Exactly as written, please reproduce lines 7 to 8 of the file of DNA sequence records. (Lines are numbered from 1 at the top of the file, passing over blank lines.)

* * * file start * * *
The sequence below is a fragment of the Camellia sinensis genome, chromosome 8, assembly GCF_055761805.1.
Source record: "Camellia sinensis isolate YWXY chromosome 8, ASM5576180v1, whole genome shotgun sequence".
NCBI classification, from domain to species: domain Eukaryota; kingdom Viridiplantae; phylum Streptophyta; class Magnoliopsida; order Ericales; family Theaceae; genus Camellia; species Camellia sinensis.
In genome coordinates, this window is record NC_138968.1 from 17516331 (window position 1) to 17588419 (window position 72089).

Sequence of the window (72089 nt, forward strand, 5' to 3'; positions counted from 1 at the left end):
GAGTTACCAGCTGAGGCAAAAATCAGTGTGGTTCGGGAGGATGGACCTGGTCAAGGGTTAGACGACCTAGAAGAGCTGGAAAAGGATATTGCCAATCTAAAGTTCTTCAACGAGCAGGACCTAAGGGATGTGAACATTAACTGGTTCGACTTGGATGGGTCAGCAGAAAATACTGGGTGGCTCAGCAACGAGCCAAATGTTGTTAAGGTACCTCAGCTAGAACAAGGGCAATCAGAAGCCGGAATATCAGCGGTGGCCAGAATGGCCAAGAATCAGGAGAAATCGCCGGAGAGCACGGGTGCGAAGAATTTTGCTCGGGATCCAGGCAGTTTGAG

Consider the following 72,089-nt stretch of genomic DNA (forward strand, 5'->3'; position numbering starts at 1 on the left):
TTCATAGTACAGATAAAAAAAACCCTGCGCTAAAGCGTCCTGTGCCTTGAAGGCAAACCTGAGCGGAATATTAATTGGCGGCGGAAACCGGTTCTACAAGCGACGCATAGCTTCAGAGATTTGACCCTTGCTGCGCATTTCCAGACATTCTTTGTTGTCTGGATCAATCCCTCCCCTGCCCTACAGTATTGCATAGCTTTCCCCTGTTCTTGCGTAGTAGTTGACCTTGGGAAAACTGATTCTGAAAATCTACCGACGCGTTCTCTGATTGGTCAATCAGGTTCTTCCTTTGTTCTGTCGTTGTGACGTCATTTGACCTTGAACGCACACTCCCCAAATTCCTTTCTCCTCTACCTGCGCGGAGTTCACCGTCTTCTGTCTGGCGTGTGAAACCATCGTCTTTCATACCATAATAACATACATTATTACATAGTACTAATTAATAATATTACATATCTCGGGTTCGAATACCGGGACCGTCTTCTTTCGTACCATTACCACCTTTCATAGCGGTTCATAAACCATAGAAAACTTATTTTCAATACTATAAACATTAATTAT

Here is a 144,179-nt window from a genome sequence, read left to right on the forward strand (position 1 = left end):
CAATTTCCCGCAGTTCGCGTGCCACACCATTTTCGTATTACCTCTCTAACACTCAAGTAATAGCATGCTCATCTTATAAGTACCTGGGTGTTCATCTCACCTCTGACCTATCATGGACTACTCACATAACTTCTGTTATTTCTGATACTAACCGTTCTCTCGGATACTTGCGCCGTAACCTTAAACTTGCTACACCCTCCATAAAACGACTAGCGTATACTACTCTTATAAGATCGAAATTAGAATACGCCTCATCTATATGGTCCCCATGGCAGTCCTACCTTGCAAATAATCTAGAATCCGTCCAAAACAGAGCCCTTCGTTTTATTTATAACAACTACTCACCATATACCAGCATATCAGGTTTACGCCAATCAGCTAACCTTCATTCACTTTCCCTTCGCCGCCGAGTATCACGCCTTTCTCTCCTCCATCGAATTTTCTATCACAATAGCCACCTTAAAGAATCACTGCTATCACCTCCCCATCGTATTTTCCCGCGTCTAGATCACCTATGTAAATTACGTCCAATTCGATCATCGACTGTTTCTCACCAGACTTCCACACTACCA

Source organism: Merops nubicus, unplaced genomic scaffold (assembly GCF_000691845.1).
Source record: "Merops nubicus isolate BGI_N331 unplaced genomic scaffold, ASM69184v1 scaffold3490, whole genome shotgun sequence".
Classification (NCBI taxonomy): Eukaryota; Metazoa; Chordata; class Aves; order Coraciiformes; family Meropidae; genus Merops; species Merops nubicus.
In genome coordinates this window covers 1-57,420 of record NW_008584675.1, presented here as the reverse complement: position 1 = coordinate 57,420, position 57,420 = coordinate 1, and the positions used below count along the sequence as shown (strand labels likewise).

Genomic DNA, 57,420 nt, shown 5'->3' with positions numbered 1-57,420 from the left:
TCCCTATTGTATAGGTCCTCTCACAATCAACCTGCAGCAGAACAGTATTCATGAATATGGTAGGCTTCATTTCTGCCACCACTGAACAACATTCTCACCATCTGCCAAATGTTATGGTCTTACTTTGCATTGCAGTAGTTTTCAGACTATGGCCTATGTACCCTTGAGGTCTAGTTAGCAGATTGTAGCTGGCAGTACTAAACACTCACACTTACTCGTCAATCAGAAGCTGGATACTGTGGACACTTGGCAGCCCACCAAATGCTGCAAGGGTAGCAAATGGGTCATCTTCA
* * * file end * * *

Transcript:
Consider the following 72,089-nt stretch of genomic DNA (forward strand, 5'->3'; position numbering starts at 1 on the left):
TTCATAGTACAGATAAAAAAAACCCTGCGCTAAAGCGTCCTGTGCCTTGAAGGCAAACCTGAGCGGAATATTAATTGGCGGCGGAAACCGGTTCTACAAGCGACGCATAGCTTCAGAGATTTGACCCTTGCTGCGCATTTCCAGACATTCTTTGTTGTCTGGATCAATCCCTCCCCTGCCCTACAGTATTGCATAGCTTTCCCCTGTTCTTGCGTAGTAGTTGACCTTGGGAAAACTGATTCTGAAAATCTACCGACGCGTTCTCTGATTGGTCAATCAGGTTCTTCCTTTGTTCTGTCGTTGTGACGTCATTTGACCTTGAACGCACACTCCCCAAATTCCTTTCTCCTCTACCTGCGCGGAGTTCACCGTCTTCTGTCTGGCGTGTGAAACCATCGTCTTTCATACCATAATAACATACATTATTACATAGTACTAATTAATAATATTACATATCTCGGGTTCGAATACCGGGACCGTCTTCTTTCGTACCATTACCACCTTTCATAGCGGTTCATAAACCATAGAAAACTTATTTTCAATACTATAAACATTAATTAT